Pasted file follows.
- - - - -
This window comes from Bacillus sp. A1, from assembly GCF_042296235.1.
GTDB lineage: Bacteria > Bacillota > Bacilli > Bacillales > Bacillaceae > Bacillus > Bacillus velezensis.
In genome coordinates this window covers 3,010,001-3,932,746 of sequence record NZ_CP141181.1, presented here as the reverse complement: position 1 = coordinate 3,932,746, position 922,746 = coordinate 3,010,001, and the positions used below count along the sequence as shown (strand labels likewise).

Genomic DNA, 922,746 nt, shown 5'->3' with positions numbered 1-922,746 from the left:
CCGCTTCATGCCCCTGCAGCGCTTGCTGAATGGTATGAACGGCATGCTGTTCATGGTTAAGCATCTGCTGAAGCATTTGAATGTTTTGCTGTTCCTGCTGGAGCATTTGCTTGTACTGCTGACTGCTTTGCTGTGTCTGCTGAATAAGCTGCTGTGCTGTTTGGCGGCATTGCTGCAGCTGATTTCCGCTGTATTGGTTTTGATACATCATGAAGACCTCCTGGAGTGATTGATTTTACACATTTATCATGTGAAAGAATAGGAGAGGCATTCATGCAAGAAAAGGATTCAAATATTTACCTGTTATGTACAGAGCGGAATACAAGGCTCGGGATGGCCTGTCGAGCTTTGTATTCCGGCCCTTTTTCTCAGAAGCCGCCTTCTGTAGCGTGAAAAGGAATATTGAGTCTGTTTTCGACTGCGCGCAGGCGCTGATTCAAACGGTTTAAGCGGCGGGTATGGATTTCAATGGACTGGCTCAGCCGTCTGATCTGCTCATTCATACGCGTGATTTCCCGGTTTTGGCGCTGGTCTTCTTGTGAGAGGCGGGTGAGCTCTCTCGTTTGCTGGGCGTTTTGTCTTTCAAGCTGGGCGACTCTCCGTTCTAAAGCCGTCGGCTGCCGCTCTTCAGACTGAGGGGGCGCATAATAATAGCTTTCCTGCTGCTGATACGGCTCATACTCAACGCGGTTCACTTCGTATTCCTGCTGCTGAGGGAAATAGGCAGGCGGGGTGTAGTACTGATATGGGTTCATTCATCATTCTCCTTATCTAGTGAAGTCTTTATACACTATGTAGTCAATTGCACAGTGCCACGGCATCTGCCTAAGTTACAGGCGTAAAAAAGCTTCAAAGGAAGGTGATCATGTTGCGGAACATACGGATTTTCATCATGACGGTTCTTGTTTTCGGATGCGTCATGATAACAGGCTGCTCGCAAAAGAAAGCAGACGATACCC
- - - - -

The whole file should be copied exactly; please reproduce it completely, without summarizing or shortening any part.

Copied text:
This window comes from Bacillus sp. A1, from assembly GCF_042296235.1.
GTDB lineage: Bacteria > Bacillota > Bacilli > Bacillales > Bacillaceae > Bacillus > Bacillus velezensis.
In genome coordinates this window covers 3,010,001-3,932,746 of sequence record NZ_CP141181.1, presented here as the reverse complement: position 1 = coordinate 3,932,746, position 922,746 = coordinate 3,010,001, and the positions used below count along the sequence as shown (strand labels likewise).

Genomic DNA, 922,746 nt, shown 5'->3' with positions numbered 1-922,746 from the left:
CCGCTTCATGCCCCTGCAGCGCTTGCTGAATGGTATGAACGGCATGCTGTTCATGGTTAAGCATCTGCTGAAGCATTTGAATGTTTTGCTGTTCCTGCTGGAGCATTTGCTTGTACTGCTGACTGCTTTGCTGTGTCTGCTGAATAAGCTGCTGTGCTGTTTGGCGGCATTGCTGCAGCTGATTTCCGCTGTATTGGTTTTGATACATCATGAAGACCTCCTGGAGTGATTGATTTTACACATTTATCATGTGAAAGAATAGGAGAGGCATTCATGCAAGAAAAGGATTCAAATATTTACCTGTTATGTACAGAGCGGAATACAAGGCTCGGGATGGCCTGTCGAGCTTTGTATTCCGGCCCTTTTTCTCAGAAGCCGCCTTCTGTAGCGTGAAAAGGAATATTGAGTCTGTTTTCGACTGCGCGCAGGCGCTGATTCAAACGGTTTAAGCGGCGGGTATGGATTTCAATGGACTGGCTCAGCCGTCTGATCTGCTCATTCATACGCGTGATTTCCCGGTTTTGGCGCTGGTCTTCTTGTGAGAGGCGGGTGAGCTCTCTCGTTTGCTGGGCGTTTTGTCTTTCAAGCTGGGCGACTCTCCGTTCTAAAGCCGTCGGCTGCCGCTCTTCAGACTGAGGGGGCGCATAATAATAGCTTTCCTGCTGCTGATACGGCTCATACTCAACGCGGTTCACTTCGTATTCCTGCTGCTGAGGGAAATAGGCAGGCGGGGTGTAGTACTGATATGGGTTCATTCATCATTCTCCTTATCTAGTGAAGTCTTTATACACTATGTAGTCAATTGCACAGTGCCACGGCATCTGCCTAAGTTACAGGCGTAAAAAAGCTTCAAAGGAAGGTGATCATGTTGCGGAACATACGGATTTTCATCATGACGGTTCTTGTTTTCGGATGCGTCATGATAACAGGCTGCTCGCAAAAGAAAGCAGACGATACCC